When his sentence expired Palmer, Boston and Ellis bought the decrepit Spanish prize El Plumier and, with William Reid, a former seaman of the Sirius, as captain, sailed from Sydney for England in January 1801. After many troubles due to the need for repairs and a shortage of provisions, the ship, almost sinking, reached the Spanish island of Guam next January where it was condemned as unseaworthy. Enfeebled by the hardships of the voyage, Palmer died there on 2 June 1802; he left his papers and effects to Ellis, who was then in Manila, but these were lost.

Some years later news reached England that because of Palmer's religious beliefs the Catholic friars had refused him a Christian burial and his body was interred on the seashore 'among pirates'. It lay there until May 1804, when the American ship Mary called at the island on a voyage from Sydney to Manila, and her master, Captain Balch, knowing something of Palmer's history, obtained permission from the Spanish governor to remove his remains. They were taken to Boston and a tablet was placed over his tomb in one of the churches of that city, though no trace of it can be found. A memorial to the Scottish Martyrs was later erected on Calton Hill, Edinburgh, and there his name is inscribed.

Palmer was probably the most cultured of those who came to New South Wales in the early years of settlement. Humane in sentiment and advanced in political opinion, he gained the friendship of the more liberal minded surgeons, White and Bass; but his radical views on politics and religion were looked at with suspicion in a penal colony and aroused the animosity of certain officers who accused him of being a 'leveller', and of Governor Hunter who described him as 'the dark and infamous assassin' because of criticism of his regime. Although he probably never left the immediate vicinity of the settlements he showed the keenest interest in the natural history of the country, the discoveries made on adjoining coasts and of the future prospects of the colony for which he held high hopes. His descriptions of the Aboriginals, with whom he lived for a short time, show a tender understanding of their mode of life, habits, and unspoilt gaiety, while he is equally vehement in his protestations at the outrages inflicted on them by the soldiery. He is to be remembered as one who cheerfully suffered exile for opinions now commonplace, and as a pioneer in trade, manufacture and shipbuilding in New South Wales.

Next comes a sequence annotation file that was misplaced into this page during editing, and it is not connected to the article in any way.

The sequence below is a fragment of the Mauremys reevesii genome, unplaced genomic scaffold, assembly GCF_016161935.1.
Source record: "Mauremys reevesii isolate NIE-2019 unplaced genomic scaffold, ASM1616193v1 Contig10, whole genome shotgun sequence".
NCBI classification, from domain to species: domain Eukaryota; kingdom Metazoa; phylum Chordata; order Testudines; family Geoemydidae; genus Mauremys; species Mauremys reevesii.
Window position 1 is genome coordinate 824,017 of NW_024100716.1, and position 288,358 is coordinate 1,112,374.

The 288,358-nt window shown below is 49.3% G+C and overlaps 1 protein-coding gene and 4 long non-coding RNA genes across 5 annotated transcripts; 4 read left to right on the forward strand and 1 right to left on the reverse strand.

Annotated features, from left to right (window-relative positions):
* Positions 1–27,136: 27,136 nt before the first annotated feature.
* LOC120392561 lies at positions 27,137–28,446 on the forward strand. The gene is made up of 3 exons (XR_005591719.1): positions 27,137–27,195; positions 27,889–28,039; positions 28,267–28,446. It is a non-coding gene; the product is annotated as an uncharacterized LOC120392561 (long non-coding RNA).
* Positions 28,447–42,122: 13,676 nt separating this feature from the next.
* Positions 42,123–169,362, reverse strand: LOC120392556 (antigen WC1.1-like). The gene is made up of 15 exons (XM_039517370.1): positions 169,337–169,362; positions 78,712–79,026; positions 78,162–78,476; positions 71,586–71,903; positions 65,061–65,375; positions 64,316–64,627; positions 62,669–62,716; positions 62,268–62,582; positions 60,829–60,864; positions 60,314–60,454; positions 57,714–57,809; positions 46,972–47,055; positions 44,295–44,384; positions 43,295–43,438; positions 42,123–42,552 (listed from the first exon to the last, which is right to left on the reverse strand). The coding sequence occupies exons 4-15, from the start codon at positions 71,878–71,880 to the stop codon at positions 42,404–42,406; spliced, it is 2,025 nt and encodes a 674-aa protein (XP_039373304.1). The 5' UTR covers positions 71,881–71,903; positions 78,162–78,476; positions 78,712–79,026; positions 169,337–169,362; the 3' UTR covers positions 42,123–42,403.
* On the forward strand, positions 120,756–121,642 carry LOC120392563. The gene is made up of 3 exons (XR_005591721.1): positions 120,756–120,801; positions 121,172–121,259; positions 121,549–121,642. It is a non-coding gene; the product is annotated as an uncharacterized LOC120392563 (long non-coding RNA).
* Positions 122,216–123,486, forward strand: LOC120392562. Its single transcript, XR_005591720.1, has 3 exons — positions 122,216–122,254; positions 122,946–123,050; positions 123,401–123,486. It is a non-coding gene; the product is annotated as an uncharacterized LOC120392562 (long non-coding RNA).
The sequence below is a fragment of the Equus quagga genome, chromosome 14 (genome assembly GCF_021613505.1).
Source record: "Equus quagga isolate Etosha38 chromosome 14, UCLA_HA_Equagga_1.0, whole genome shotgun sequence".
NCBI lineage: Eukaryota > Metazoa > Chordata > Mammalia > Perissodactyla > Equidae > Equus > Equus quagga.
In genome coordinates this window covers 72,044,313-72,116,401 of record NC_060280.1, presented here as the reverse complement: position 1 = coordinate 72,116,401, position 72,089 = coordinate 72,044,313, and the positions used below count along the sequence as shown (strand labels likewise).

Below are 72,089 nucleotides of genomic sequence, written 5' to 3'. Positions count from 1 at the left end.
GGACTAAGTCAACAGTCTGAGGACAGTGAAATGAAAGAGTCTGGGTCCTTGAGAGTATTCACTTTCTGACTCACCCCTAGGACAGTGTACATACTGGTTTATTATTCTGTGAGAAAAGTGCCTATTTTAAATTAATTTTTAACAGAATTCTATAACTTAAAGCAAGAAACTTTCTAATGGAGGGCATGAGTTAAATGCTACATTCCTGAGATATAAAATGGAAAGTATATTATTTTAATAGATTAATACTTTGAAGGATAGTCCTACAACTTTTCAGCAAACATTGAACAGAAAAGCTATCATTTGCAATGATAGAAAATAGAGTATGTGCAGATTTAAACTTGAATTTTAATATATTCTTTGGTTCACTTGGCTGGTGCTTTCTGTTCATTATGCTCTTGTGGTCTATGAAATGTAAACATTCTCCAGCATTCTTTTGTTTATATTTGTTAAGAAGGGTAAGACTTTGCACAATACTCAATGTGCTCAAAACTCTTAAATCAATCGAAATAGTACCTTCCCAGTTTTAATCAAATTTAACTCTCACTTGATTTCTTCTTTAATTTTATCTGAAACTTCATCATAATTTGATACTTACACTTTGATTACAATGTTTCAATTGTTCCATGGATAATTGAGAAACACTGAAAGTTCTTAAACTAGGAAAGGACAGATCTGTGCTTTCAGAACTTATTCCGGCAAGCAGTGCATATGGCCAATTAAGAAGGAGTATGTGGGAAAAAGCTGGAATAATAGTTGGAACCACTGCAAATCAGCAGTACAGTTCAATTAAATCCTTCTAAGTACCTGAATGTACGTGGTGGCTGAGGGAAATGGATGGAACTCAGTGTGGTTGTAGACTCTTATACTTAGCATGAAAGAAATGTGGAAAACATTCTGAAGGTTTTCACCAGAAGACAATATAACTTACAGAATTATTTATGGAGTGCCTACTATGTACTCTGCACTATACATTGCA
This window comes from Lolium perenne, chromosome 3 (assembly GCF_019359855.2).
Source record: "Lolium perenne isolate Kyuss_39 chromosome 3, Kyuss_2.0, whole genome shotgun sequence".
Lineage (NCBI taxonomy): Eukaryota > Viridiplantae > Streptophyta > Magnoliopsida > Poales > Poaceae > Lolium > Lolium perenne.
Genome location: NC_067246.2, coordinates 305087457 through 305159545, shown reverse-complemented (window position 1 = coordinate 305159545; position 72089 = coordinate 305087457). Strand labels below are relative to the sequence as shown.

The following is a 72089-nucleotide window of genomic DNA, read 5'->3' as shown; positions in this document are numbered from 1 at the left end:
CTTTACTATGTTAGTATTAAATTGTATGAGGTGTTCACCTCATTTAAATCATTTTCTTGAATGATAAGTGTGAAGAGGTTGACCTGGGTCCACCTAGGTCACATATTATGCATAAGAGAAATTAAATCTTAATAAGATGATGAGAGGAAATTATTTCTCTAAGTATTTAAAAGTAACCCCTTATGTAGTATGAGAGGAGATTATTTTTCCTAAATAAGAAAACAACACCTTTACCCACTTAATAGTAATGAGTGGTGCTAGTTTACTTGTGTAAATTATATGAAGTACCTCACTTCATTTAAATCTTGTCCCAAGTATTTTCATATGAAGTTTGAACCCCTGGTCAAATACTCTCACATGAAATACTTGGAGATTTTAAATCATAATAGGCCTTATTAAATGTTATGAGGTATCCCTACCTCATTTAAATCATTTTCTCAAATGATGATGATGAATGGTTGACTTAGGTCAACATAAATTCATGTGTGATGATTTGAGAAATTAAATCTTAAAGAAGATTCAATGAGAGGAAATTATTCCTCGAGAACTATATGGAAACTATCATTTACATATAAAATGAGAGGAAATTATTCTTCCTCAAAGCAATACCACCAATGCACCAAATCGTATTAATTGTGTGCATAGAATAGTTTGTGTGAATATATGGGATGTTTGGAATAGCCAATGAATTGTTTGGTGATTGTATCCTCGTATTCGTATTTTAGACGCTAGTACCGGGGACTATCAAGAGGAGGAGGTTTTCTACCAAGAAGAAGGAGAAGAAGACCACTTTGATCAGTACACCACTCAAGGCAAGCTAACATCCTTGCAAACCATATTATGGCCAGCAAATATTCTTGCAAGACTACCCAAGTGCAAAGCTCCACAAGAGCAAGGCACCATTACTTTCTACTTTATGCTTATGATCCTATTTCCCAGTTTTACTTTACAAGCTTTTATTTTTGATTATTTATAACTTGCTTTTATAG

Select Bibliography

  • Historical Records of New South Wales, vols 2-3
  • Trial of the Rev. Thomas Fyshe Palmer (Edinb, 1793)
  • G. Thompson, Slavery and Famine, Punishment for Sedition (Lond, 1794)
  • T. Belsham, Memoirs of the Late Reverend Theophilus Lindsey (Lond, 1812)
  • H. Paton (ed), A Series of Original Portraits and Caricature Etchings by ... J. Kay
  • ... with Biographical Sketches and Illustrative Anecdotes, vols 1-2 (Edinb, 1838)
  • H. Cockburn, An Examination of the Trials for Sedition Which Have Hitherto Occurred in Scotland (Edinb, 1888)
  • E. Im Thurn and L. C. Warton (eds), The Journal of William Lockerby (Lond, 1925)
  • Monthly Magazine (London), Feb 1804
  • Monthly Repository, 1817
  • L. Baker-Short, ‘Thomas Fyshe Palmer: from Eton to Botany Bay’, Transactions, Unitarian Historical Society, 13 (1964)
  • Lindsey-Millar correspondence (microfilm, State Library of New South Wales)
  • W. Haswell, Remarks on a Voyage to Marianna Islands (microfilm, State Library of New South Wales)
  • Thomas Fyshe Palmer papers (Manchester College, Oxford
  • copy held by State Library of New South Wales).

Related Entries in NCB Sites

Citation details

John Earnshaw, 'Palmer, Thomas Fyshe (1747–1802)', Australian Dictionary of Biography, National Centre of Biography, Australian National University,, published first in hardcopy 1967, accessed online 17 July 2024.

This article was published in hardcopy in Australian Dictionary of Biography, Volume 2, (Melbourne University Press), 1967

View the front pages for Volume 2

© Copyright Australian Dictionary of Biography, 2006-2024

Life Summary [details]


July, 1747
Ickwell, Bedfordshire, England


2 June, 1802 (aged 54)

Cultural Heritage

Includes subject's nationality; their parents' nationality; the countries in which they spent a significant part of their childhood, and their self-identity.

Religious Influence

Includes the religion in which subjects were raised, have chosen themselves, attendance at religious schools and/or religious funeral rites; Atheism and Agnosticism have been included.

Passenger Ship
Convict Record

Crime: insurrection
Sentence: 7 years